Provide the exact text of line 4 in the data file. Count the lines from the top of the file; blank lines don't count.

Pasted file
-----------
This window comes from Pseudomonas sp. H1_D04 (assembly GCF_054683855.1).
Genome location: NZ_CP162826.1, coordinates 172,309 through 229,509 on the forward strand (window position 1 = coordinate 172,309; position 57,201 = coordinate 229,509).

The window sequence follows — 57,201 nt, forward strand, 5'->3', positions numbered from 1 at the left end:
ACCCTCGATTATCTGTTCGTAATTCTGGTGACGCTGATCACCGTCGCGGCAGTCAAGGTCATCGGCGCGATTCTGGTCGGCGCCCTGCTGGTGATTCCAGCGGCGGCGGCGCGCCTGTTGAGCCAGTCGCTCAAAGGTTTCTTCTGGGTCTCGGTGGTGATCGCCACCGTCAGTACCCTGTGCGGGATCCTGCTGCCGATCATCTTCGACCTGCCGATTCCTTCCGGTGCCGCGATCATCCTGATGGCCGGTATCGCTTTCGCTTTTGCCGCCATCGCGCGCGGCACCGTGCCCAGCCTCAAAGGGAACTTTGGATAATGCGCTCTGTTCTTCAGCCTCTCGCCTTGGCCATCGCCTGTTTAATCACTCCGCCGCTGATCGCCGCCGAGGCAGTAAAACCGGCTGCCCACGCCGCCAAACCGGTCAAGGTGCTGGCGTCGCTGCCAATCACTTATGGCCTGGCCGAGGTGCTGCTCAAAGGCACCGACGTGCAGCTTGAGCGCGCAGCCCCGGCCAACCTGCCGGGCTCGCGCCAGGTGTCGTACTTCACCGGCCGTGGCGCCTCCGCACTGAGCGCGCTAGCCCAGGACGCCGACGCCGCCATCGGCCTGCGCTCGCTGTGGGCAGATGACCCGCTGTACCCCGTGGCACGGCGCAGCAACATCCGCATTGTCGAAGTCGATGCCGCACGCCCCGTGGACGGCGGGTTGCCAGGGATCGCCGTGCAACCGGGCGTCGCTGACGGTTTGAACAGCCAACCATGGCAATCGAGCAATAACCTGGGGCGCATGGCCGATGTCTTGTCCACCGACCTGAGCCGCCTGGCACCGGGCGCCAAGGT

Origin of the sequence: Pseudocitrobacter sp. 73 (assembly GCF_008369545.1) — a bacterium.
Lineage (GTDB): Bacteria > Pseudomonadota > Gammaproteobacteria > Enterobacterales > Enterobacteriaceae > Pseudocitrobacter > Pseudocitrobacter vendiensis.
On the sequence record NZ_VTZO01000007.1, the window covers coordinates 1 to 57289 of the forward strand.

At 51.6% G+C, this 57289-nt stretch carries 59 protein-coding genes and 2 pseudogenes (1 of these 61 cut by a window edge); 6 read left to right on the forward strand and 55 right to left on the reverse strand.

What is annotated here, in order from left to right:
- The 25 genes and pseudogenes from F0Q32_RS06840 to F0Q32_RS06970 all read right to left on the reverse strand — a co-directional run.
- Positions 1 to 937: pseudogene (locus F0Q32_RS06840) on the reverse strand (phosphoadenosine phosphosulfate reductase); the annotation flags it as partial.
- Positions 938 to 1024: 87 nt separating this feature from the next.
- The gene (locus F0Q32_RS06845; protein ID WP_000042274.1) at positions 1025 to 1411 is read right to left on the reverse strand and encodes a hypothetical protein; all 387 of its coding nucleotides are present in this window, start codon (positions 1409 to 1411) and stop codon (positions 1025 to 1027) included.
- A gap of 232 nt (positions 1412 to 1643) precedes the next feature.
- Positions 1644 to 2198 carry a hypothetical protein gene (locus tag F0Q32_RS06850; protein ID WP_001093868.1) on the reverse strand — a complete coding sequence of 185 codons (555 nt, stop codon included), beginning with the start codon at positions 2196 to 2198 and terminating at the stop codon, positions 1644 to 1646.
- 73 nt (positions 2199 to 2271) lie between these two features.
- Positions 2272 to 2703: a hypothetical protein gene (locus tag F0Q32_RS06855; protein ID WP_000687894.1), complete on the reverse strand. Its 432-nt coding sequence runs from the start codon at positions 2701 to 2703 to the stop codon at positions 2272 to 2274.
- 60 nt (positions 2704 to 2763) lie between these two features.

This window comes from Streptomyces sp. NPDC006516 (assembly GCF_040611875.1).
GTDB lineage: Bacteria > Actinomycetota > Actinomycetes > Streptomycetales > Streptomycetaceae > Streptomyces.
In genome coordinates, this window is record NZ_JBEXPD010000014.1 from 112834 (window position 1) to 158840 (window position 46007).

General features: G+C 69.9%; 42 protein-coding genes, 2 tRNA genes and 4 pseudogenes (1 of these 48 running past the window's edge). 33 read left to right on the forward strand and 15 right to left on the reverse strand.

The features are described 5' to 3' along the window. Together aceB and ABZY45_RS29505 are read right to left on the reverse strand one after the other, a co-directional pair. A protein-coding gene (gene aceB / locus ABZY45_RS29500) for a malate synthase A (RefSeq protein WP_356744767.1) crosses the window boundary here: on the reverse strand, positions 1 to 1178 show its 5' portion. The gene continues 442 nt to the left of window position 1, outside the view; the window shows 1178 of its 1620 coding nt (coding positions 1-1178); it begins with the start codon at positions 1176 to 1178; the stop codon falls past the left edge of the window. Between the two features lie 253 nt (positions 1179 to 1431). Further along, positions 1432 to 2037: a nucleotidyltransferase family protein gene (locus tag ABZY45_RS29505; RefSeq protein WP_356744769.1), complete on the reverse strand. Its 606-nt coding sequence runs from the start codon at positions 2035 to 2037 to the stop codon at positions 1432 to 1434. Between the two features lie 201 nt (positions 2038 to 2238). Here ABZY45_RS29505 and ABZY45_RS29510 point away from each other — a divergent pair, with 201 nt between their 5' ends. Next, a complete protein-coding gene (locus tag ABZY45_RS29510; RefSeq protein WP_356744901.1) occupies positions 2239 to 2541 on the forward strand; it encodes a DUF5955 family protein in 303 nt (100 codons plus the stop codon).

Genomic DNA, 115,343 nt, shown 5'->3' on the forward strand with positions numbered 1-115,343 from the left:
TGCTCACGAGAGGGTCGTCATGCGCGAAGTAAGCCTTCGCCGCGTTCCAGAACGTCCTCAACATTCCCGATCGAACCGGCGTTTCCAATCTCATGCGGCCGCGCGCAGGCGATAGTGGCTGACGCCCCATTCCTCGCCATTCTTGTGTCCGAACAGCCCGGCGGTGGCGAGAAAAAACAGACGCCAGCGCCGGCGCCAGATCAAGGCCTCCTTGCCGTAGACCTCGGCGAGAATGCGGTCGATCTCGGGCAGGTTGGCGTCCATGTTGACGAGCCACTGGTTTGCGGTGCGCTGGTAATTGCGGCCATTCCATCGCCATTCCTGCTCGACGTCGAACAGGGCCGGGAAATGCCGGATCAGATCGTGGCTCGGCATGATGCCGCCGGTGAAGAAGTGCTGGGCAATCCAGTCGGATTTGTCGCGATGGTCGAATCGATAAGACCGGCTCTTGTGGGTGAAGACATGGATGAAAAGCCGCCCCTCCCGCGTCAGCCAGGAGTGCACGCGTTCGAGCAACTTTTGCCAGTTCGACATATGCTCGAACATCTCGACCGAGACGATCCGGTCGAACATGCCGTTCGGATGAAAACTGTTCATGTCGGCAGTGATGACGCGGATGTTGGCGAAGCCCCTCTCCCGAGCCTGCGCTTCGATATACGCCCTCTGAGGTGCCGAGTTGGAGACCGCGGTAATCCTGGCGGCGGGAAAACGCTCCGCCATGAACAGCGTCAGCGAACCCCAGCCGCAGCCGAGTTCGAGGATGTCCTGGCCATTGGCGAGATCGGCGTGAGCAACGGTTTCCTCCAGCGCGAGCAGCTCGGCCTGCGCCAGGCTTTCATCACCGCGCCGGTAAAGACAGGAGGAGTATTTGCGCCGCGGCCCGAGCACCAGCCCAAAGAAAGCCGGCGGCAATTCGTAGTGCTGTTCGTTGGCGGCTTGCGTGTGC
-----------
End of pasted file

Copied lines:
ACCCTCGATTATCTGTTCGTAATTCTGGTGACGCTGATCACCGTCGCGGCAGTCAAGGTCATCGGCGCGATTCTGGTCGGCGCCCTGCTGGTGATTCCAGCGGCGGCGGCGCGCCTGTTGAGCCAGTCGCTCAAAGGTTTCTTCTGGGTCTCGGTGGTGATCGCCACCGTCAGTACCCTGTGCGGGATCCTGCTGCCGATCATCTTCGACCTGCCGATTCCTTCCGGTGCCGCGATCATCCTGATGGCCGGTATCGCTTTCGCTTTTGCCGCCATCGCGCGCGGCACCGTGCCCAGCCTCAAAGGGAACTTTGGATAATGCGCTCTGTTCTTCAGCCTCTCGCCTTGGCCATCGCCTGTTTAATCACTCCGCCGCTGATCGCCGCCGAGGCAGTAAAACCGGCTGCCCACGCCGCCAAACCGGTCAAGGTGCTGGCGTCGCTGCCAATCACTTATGGCCTGGCCGAGGTGCTGCTCAAAGGCACCGACGTGCAGCTTGAGCGCGCAGCCCCGGCCAACCTGCCGGGCTCGCGCCAGGTGTCGTACTTCACCGGCCGTGGCGCCTCCGCACTGAGCGCGCTAGCCCAGGACGCCGACGCCGCCATCGGCCTGCGCTCGCTGTGGGCAGATGACCCGCTGTACCCCGTGGCACGGCGCAGCAACATCCGCATTGTCGAAGTCGATGCCGCACGCCCCGTGGACGGCGGGTTGCCAGGGATCGCCGTGCAACCGGGCGTCGCTGACGGTTTGAACAGCCAACCATGGCAATCGAGCAATAACCTGGGGCGCATGGCCGATGTCTTGTCCACCGACCTGAGCCGCCTGGCACCGGGCGCCAAGGT